xxx,

Mariah

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squeaky’s party and skiing

Tonight (Sunday), I’m recovering from a busy weekend consisting of Squeaky’s party, an impromptu sleepover (thanks again A and T!) and x-country skiing.

Did you know that you can order fondant cake toppers on Etsy? So all I had to do was make and frost the cake and Squeaky helped put the owl and flowers on top. We found them HERE.

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Our good friend, Tom Pease, came to sing and made it a proper party! Thanks again, Tom!

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We planned on going to the ski hill on Sunday for a leisurely day of skiing but we got there and the place was packed for some ski races! Squirmy has only been skiing once before (and loves it!) but she clicked on those skis and participated in the kid’s race. She came in last but there were a few people that waited at the finish line to cheer her on. She had such a great time, she insisted on going out again. Squeaky fell asleep on my back during the race but after she woke up, she wanted to go out too.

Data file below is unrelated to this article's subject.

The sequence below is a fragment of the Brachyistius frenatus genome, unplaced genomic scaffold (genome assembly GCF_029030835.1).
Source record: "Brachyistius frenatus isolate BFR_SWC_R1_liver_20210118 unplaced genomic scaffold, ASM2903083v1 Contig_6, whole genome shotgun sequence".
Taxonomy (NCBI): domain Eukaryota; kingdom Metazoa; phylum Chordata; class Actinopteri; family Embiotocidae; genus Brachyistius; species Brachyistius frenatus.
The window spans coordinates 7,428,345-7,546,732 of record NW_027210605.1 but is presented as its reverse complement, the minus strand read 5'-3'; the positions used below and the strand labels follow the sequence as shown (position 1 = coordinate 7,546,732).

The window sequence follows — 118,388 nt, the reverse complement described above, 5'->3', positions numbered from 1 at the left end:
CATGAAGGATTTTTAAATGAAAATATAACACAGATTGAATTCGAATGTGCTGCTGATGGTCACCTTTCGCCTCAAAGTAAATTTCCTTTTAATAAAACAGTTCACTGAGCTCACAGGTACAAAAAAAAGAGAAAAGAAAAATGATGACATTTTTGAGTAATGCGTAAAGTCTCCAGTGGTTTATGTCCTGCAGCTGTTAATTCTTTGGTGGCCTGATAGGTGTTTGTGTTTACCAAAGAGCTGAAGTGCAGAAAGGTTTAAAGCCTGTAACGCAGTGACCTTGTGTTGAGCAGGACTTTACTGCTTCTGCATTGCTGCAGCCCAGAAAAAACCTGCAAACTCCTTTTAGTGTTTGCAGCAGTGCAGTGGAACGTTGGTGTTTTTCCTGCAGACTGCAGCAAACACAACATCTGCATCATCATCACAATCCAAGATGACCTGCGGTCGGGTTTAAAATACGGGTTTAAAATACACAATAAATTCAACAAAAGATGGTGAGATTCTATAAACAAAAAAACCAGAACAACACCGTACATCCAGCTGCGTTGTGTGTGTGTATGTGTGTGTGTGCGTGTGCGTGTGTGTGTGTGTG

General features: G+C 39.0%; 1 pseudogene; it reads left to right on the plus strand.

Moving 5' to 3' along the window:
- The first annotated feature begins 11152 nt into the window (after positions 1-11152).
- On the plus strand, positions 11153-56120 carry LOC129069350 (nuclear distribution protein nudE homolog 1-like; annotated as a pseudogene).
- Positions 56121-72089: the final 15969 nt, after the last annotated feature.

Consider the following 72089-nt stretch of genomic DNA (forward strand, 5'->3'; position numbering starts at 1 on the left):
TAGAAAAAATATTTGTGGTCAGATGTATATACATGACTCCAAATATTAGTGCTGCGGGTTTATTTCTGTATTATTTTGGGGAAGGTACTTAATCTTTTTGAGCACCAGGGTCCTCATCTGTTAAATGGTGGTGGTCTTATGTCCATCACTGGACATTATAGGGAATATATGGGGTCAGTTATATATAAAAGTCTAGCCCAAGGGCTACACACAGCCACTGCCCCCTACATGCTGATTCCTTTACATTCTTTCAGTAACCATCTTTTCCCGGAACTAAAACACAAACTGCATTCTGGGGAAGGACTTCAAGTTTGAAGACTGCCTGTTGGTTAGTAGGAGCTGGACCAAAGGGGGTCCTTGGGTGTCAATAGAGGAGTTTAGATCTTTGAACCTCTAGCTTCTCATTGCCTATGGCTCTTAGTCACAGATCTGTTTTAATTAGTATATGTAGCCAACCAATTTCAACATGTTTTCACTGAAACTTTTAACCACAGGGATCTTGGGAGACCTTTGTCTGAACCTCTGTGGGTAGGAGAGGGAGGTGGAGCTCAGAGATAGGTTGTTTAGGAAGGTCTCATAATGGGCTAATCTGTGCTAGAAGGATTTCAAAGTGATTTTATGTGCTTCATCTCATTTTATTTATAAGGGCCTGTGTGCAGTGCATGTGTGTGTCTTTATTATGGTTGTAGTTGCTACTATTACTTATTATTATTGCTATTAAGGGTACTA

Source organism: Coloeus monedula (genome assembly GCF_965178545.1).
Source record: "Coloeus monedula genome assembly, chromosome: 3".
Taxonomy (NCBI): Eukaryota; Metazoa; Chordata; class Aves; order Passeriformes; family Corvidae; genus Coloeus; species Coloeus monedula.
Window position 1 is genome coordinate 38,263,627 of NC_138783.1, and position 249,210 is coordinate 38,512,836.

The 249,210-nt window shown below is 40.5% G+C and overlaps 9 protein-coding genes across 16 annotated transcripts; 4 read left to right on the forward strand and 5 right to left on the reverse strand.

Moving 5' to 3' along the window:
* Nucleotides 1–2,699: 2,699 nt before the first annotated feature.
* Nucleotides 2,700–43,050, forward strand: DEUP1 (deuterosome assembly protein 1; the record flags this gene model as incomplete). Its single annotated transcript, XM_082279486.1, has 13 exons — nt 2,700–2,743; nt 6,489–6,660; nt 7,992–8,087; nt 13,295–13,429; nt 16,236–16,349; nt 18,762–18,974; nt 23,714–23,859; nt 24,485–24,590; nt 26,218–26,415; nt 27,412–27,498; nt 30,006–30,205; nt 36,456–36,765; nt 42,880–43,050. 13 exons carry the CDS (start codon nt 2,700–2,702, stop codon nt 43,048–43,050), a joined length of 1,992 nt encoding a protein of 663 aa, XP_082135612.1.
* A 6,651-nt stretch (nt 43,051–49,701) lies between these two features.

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We went out together but had to turn around after awhile since BOTH (err…ALL) of them (us) were worn out and cranky.

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Squirmy was just a little angry with me for taking this picture. It was such a cool shot, I couldn’t pass up the opportunity. :)20140112_150804

Have a great week everyone!

xxx,

Mariah

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death and bodies, part 2